- The Food and Drug Administration on Tuesday released formal guidelines detailing the agency's standards for the emergency clearance of a coronavirus vaccine, prevailing over weeks of resistance from the White House, which had sought to make possible President Donald Trump's promises of an approval before the Nov. 3 election.
- Publication of the guidelines came just hours after the FDA disclosed key review criteria in a briefing document for an advisory panel meeting later this month, an apparent attempt to sidestep White House opposition to their publication as official guidance.
- The FDA had already communicated its standards to vaccine developers, which, through the drug lobby PhRMA, indicated their support of the guidelines in a public statement Tuesday. Polls have shown the U.S. public is concerned vaccine testing is being rushed, a perception the FDA has sought to remedy by committing to maintaining high standards for the safety and effectiveness of any would-be shot.
The weeklsong tug-of-war between the FDA and the White House over the agency's guidelines — normally a routine part of regulatory standard-setting — came to a head in less than 24 hours.
After both The New York Times and Politico reported Monday that White House officials had rejected the guidelines, the agency on Tuesday morning published a briefing document for an Oct. 22 meeting of its vaccine advisory committee. Contained within the document was an appendix spelling out efficacy and safety standards the FDA had already communicated to coronavirus vaccine developers regarding emergency authorization of an experimental shot.
The appendix effectively publicized the FDA's stance on early vaccine clearances without the formal release of a guidance document. Soon after, however, the White House reportedly dropped its objections and allowed the FDA to proceed anyway, which it did Tuesday afternoon.
The fight over what typically would be considered regulatory minutiae took on outsized importance due to concerns of political interference in the FDA's review process, worries which had become stronger after the regulator seemingly yielded to White House pressure by clearing hydroxychloroquine and convalescent plasma for emergency use.
"There are few moments that I could think of where so much political dust was kicked up for so little actual practical effect," said former FDA head Scott Gottlieb, now a member of Pfizer's board of directors, at an online event held by Johns Hopkins University and the University of Washington.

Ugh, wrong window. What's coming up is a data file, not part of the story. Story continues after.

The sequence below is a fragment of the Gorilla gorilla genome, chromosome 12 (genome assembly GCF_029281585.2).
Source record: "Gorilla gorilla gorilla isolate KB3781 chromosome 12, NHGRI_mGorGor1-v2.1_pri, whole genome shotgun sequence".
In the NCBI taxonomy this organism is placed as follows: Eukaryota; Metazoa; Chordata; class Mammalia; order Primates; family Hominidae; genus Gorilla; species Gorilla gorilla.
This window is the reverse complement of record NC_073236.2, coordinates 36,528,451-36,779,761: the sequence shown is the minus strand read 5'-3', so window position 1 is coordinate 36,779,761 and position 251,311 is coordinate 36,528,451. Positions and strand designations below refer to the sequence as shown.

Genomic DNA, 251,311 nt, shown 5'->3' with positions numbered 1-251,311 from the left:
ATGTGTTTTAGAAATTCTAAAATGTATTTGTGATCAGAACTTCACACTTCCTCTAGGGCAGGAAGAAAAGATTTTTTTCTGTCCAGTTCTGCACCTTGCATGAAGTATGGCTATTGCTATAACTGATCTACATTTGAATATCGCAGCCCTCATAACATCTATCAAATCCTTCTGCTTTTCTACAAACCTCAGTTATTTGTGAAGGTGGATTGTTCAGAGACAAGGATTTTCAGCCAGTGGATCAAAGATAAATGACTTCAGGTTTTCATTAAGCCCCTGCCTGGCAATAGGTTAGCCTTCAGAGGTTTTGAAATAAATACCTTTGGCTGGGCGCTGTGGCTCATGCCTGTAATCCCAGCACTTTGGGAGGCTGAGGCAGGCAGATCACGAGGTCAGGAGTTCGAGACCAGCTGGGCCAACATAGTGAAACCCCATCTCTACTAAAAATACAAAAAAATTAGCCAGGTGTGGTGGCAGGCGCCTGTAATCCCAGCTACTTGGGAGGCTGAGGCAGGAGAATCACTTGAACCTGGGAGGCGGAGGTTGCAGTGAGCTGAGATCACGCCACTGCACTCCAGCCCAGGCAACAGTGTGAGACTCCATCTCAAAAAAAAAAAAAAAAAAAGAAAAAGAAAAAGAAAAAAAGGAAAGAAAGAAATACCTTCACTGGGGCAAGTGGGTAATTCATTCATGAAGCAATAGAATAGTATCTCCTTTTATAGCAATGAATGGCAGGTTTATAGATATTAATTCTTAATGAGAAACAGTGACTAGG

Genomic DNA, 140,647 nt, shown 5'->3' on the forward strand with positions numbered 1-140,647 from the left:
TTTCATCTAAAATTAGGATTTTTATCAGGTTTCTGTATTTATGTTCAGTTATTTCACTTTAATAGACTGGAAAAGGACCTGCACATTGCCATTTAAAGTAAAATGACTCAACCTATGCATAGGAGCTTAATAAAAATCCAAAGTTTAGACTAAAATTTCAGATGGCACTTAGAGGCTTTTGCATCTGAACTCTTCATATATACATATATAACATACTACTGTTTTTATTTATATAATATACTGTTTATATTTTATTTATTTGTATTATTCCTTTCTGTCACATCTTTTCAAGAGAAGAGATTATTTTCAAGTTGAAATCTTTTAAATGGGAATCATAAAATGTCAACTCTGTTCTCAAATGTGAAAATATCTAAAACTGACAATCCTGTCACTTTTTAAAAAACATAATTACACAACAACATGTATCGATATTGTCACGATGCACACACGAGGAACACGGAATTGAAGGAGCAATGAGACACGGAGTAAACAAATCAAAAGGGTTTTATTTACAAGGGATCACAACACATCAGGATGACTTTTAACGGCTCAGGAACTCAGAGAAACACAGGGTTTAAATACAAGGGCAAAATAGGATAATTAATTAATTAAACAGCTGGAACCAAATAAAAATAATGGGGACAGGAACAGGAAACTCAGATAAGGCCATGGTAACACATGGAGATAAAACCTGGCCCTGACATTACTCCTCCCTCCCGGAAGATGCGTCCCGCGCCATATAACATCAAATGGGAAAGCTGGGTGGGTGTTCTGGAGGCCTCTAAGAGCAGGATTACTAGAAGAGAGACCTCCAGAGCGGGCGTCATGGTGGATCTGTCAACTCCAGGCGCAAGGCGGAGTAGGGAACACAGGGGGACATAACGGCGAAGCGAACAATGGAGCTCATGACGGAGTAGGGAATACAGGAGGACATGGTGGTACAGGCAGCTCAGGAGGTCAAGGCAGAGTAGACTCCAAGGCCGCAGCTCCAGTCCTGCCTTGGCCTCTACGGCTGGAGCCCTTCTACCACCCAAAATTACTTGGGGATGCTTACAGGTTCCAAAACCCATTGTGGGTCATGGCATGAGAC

Reportedly at issue was the FDA's plans to require a median of two months of follow-up for participants in drugmakers' key vaccine trials. Doing so would allow for more data to be gathered in what has been a record sprint from laboratory tests to large-scale efficacy studies, potentially giving the FDA greater confidence in allowing early use of an experimental shot.
But the two-month bar would also make an emergency authorization before the Nov. 3 election all but impossible, irking the White House, according to reports.
The two month number was chosen as a target because many of the side effects the FDA might expect from a vaccine would likely emerge by then, said Peter Marks, director of the FDA’s Center for Biologics Evaluation and Research, at the Johns Hopkins event.
For example, Guillain-Barre syndrome, a potential risk to certain vaccines, typically appears six weeks after inoculation, Marks said. Others like transverse myelitis, symptoms of which were reportedly observed in a study of AstraZeneca's vaccine, take closer to three months to show up.
At a median of two months, however, more than half of participants will have been followed for longer, allowing regulators to potentially see signals of some of the slower-developing adverse events.
"We picked two months as something that was reasonably aggressive, yet also somewhat in the middle, not too aggressive, not too conservative,” Marks said.
Pfizer appears the only vaccine developer that could possibly have early data soon enough to ask the FDA for an approval before the election. Some 37,000 people have been enrolled in its late-stage study to date, 28,000 of whom have received the second and final shot of their vaccination.
The drugmaker, though, likely won't have two months of follow-up on the median participant until mid-November, based on when the study started and how fast it enrolled.
The trial is designed to prove the vaccine's effectiveness (or lack of it) after 164 cases of COVID-19 have occured. But the independent committee overseeing the trial can look at the data four times before then, the first two of which can occur after 32 and 62 cases. Pfizer has indicated it expects to have data, likely from these early looks, by the end of October.
For the committee (and later, Pfizer) to declare success, the shot would need to be, respectively, at least 77% or 68% effective — a high bar to meet.
The FDA has said it will convene its advisory panel before each and every decision on an emergency vaccine authorization. The group is set to meet on Oct. 22 to discuss coronavirus vaccines broadly.
Moderna and AstraZeneca are close behind Pfizer, but Moderna's chief executive Stephane Bancel has said he doesn't expect to be in a position to ask for an early approval until late November. AstraZeneca's principal U.S. study, meanwhile, remains on hold due to safety concerns.
Ben Fidler contributed reporting.